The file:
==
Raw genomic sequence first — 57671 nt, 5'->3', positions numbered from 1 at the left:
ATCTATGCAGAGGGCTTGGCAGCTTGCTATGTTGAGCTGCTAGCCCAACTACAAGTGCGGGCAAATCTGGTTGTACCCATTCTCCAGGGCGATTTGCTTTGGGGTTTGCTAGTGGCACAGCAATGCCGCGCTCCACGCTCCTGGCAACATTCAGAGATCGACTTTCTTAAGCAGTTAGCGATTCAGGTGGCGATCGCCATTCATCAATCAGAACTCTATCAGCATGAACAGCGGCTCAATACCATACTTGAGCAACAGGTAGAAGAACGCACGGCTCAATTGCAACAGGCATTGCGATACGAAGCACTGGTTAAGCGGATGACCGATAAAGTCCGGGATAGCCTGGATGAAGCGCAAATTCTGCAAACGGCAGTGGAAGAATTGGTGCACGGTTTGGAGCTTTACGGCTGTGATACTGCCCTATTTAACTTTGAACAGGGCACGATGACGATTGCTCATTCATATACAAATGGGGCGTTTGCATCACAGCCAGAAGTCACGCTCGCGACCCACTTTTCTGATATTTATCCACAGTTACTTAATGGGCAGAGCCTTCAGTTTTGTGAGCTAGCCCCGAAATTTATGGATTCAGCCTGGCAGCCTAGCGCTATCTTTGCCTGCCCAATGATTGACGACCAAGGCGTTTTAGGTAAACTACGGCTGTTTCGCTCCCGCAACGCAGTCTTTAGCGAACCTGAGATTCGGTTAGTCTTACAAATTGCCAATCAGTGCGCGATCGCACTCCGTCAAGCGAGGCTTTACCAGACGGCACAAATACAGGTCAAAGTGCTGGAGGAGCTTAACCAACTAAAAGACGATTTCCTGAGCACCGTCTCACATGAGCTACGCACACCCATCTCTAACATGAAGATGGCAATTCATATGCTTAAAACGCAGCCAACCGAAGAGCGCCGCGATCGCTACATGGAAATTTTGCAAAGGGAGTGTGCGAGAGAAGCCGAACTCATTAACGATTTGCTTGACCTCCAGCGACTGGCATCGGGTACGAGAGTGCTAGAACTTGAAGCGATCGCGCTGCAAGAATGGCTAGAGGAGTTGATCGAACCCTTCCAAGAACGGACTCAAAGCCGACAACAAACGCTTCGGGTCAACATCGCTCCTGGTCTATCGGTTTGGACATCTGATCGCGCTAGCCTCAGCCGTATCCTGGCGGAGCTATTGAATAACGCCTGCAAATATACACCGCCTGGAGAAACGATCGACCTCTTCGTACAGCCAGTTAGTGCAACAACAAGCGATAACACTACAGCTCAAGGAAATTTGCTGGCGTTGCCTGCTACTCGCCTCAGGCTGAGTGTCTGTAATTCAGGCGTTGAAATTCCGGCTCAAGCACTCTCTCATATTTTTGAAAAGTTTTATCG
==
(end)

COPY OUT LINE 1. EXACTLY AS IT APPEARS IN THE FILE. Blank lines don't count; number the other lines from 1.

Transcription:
Raw genomic sequence first — 57671 nt, 5'->3', positions numbered from 1 at the left: